Fasting improves the functioning of the Brain

Fasting is one of the 5 pillars of Islam. God asks Muslims to fast for one month each year. He says this in the Holy Quran:

185. The month of Ramadân in which was revealed the Qur'ân, a guidance for mankind and clear proofs for the guidance and the criterion (between right and wrong). So whoever of you sights (the crescent on the first night of) the month (of Ramadân i.e. is present at his home), he must observe Saum (fasts) that month, and whoever is ill or on a journey, the same number [of days which one did not observe Saum (fasts) must be made up] from other days. Allâh intends for you ease, and He does not want to make things difficult for you. (He wants that you) must complete the same number (of days), and that you must magnify Allâh [i.e. to say Takbîr (Allâhu-Akbar; Allâh is the Most Great) on seeing the crescent of the months of Ramadân and Shawwâl] for having guided you so that you may be grateful to Him.
[Suarl Al Baqarah / The Holy Quran]

We fast the 9th month in our Hijri Calendar in the Month of Ramadan. Muslims refrain from consuming food and drinking liquids from dawn until sunset. In the Middle-East at this time of year fasting lasts around 16 hours.

God asked us to fast the Month of Ramadan so our hearts would grow greater in Godly fear and reverence. I would say that fasting increases the belief in God and it makes the body and soul more resilient on face of worry and hardship. This does not contradict that fasting can have direct benefits on our health.


This subject is very wide and many researchers wrote about it. Today I would like to present for you some findings that suggest that fasting can improve the functioning of the nervous system.

The National Institute on Aging (USA) has been at the forefront of the Nation's research activities dedicated to understanding the nature of aging, supporting the health and well being of older adults, and extending healthy, active years of life for more people.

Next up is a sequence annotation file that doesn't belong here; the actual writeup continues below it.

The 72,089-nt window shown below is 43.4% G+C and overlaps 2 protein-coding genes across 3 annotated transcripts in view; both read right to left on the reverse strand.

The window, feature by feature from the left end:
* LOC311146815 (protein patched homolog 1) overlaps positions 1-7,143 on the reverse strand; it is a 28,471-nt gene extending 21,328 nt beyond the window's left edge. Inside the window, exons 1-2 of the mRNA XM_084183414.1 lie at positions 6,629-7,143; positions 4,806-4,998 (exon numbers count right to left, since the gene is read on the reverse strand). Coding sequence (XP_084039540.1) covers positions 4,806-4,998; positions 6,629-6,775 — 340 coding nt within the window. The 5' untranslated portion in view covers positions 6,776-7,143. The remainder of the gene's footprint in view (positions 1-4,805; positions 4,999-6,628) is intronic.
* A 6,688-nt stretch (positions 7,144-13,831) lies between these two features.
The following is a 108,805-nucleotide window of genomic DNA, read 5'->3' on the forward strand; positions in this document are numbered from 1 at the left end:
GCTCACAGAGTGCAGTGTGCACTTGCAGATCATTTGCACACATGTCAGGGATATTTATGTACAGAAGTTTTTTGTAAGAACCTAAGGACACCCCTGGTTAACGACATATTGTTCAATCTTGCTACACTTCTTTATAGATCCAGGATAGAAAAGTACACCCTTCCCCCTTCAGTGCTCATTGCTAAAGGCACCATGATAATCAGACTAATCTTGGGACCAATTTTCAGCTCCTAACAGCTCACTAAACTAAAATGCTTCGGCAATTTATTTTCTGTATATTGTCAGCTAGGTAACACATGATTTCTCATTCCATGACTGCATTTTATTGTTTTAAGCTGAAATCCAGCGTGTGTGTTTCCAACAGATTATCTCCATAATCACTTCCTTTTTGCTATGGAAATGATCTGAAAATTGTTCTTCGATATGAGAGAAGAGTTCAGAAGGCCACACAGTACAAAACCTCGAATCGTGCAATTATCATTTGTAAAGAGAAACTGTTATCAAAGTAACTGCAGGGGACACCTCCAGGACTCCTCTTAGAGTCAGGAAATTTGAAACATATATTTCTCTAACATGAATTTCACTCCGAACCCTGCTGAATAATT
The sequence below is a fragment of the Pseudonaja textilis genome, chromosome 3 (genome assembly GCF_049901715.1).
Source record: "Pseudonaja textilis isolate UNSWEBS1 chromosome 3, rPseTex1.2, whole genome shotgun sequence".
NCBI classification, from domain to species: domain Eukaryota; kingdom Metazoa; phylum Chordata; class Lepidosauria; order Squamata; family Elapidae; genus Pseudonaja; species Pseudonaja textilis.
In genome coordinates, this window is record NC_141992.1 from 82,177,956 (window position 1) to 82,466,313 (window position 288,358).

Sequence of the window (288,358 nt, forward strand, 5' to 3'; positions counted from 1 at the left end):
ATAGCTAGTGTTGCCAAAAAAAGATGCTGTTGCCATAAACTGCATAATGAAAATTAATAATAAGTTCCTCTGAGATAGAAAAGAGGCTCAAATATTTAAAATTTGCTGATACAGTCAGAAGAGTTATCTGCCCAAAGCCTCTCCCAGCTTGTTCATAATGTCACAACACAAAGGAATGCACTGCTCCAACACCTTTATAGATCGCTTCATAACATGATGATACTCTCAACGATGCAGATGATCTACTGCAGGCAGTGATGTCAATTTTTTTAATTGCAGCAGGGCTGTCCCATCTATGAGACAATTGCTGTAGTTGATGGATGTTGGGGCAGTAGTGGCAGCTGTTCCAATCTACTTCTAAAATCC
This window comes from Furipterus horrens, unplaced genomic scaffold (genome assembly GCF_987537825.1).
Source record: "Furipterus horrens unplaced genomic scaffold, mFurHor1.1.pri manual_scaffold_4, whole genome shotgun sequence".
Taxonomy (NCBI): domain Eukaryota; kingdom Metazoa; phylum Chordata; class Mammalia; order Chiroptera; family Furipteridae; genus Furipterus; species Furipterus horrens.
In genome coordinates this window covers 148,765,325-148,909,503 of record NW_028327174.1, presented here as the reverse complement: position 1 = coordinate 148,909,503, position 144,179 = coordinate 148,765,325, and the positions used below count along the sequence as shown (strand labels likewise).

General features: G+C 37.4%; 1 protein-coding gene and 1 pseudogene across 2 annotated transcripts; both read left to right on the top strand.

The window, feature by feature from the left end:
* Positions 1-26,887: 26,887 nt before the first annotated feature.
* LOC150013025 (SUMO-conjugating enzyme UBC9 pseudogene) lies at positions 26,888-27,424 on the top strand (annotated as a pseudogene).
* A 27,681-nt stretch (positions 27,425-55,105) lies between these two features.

Results published on the web site of the National Institute on Aging suggest that food restriction for mice suffering from diabetes leads to improved neural functioning. More specifically, it has been found that a high-calorie diet reduces hippocampal synaptic plasticity and impairs cognitive function, possibly through BDNF-mediated effects on dendritic spines. The results are supervised by Dr. Mark P. Mattson, Chief of the Laboratory of Neurosciences at the National Institute on Aging.

Some Definitions:

The Hippocampus belongs to the limbic system and plays important roles in the consolidation of information from short-term memory to long-term memory and spatial navigation. In degenerative diseases such as Alzheimer's this part of the brain is first to start degenerating.

The Hippocampus
The Hippocampus
(Article at Wikipedia)

BDNF, as its name implies, is a substance that increases the growth of new nerve cells in the brain, but it does much more than that. BDNF is neuroprotective against stress and toxic insults to the brain and is somehow–no one yet knows how, exactly–involved in the insulin sensitivity/glucose regulating mechanism. Infusing BDNF into animals increases their insulin sensitivity and makes them lose weight. Humans with greater levels of BDNF have lower levels of depression. BDNF given to depressed humans reduces their depression. And Increased levels of BDNF improves cognitive ability. In short, you want as much BDNF as you can get., and with IF you can get a lot.

Another findings presented by Dr. Michael R. Eades suggest that intermittent fasting (like caloric restriction) reduces oxidative stress, makes the animals more resistant to acute stress in general, reduces blood pressure, reduces blood sugar, improves insulin sensitivity, reduces the incidence of cancer, diabetes, and heart disease, and improves cognitive ability. But intermittent fasting does even more. Animals that are intermittently fasted greatly increase the amount of brain-derived neurotrophic factor (BDNF) relative to CR animals (control group animals i.e. the animals not subjected to intermittent fasting). CR animals do not produce much more BDNF than do ad libitum (at one's pleasure) fed animals.

Fasting the month of Ramadan is obligatory. Yet, many people voluntarily fast once in while all year long. Prophet Muhammad (God's peace and blessings be upon Him) advised His nearest companion Abu Bakr Al Sedeeq (May God be pleased of him) to fast for three days each month. The days are called the white days and they are the 13th, 14th and 15th days in the Hijri month (lunar month). In other words, some people fast the day when it is full moon and the two days that precede it. I had read in the past that fasting those days should counteract the stress and higher degree of arousal that accompanies the full moon. I am not sure how accurate is that. This particular subject needs more research.

Summary, the couple of findings presented here suggest strongly for a relationship between brain health and fasting. Much more is written about this subject. Kindly visit the links below to read more.


Fasting in Islam by Dr. Arafat El-Ashi (Director), Muslim World League Canada Office

Cellular and Molecular Neurosciences Section (NIA)

Fast way to Better Health by Dr. Michael R. Eades


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